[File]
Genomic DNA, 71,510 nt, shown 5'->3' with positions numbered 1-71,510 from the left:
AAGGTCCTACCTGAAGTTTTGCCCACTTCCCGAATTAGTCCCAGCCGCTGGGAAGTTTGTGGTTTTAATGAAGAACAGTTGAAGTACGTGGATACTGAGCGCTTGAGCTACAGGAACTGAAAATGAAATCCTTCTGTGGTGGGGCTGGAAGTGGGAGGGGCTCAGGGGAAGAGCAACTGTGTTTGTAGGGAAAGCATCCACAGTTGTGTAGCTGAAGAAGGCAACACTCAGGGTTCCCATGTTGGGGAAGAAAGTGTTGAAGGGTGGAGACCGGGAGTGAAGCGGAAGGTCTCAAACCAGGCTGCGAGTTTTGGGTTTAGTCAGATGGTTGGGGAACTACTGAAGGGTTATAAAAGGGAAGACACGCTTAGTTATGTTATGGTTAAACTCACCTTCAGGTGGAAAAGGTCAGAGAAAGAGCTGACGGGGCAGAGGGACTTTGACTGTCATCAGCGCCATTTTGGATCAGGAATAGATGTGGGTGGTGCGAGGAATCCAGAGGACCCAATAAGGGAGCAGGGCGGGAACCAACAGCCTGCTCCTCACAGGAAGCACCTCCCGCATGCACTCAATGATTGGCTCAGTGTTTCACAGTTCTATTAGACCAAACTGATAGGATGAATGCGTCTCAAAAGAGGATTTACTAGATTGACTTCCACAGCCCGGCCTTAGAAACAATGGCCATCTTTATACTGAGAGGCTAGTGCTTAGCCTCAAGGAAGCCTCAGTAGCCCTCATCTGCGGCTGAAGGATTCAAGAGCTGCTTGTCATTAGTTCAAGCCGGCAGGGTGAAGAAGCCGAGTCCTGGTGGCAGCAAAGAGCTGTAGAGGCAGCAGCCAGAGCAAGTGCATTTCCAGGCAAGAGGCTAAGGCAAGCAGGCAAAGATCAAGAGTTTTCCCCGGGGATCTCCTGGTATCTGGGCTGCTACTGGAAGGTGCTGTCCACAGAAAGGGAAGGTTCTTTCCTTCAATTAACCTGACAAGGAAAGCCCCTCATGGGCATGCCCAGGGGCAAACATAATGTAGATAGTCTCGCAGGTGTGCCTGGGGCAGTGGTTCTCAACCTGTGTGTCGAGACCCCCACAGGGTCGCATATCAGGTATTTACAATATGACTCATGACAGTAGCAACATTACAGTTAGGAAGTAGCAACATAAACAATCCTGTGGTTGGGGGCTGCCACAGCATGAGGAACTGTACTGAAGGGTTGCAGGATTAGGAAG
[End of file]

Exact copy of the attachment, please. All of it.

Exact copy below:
Genomic DNA, 71,510 nt, shown 5'->3' with positions numbered 1-71,510 from the left:
AAGGTCCTACCTGAAGTTTTGCCCACTTCCCGAATTAGTCCCAGCCGCTGGGAAGTTTGTGGTTTTAATGAAGAACAGTTGAAGTACGTGGATACTGAGCGCTTGAGCTACAGGAACTGAAAATGAAATCCTTCTGTGGTGGGGCTGGAAGTGGGAGGGGCTCAGGGGAAGAGCAACTGTGTTTGTAGGGAAAGCATCCACAGTTGTGTAGCTGAAGAAGGCAACACTCAGGGTTCCCATGTTGGGGAAGAAAGTGTTGAAGGGTGGAGACCGGGAGTGAAGCGGAAGGTCTCAAACCAGGCTGCGAGTTTTGGGTTTAGTCAGATGGTTGGGGAACTACTGAAGGGTTATAAAAGGGAAGACACGCTTAGTTATGTTATGGTTAAACTCACCTTCAGGTGGAAAAGGTCAGAGAAAGAGCTGACGGGGCAGAGGGACTTTGACTGTCATCAGCGCCATTTTGGATCAGGAATAGATGTGGGTGGTGCGAGGAATCCAGAGGACCCAATAAGGGAGCAGGGCGGGAACCAACAGCCTGCTCCTCACAGGAAGCACCTCCCGCATGCACTCAATGATTGGCTCAGTGTTTCACAGTTCTATTAGACCAAACTGATAGGATGAATGCGTCTCAAAAGAGGATTTACTAGATTGACTTCCACAGCCCGGCCTTAGAAACAATGGCCATCTTTATACTGAGAGGCTAGTGCTTAGCCTCAAGGAAGCCTCAGTAGCCCTCATCTGCGGCTGAAGGATTCAAGAGCTGCTTGTCATTAGTTCAAGCCGGCAGGGTGAAGAAGCCGAGTCCTGGTGGCAGCAAAGAGCTGTAGAGGCAGCAGCCAGAGCAAGTGCATTTCCAGGCAAGAGGCTAAGGCAAGCAGGCAAAGATCAAGAGTTTTCCCCGGGGATCTCCTGGTATCTGGGCTGCTACTGGAAGGTGCTGTCCACAGAAAGGGAAGGTTCTTTCCTTCAATTAACCTGACAAGGAAAGCCCCTCATGGGCATGCCCAGGGGCAAACATAATGTAGATAGTCTCGCAGGTGTGCCTGGGGCAGTGGTTCTCAACCTGTGTGTCGAGACCCCCACAGGGTCGCATATCAGGTATTTACAATATGACTCATGACAGTAGCAACATTACAGTTAGGAAGTAGCAACATAAACAATCCTGTGGTTGGGGGCTGCCACAGCATGAGGAACTGTACTGAAGGGTTGCAGGATTAGGAAG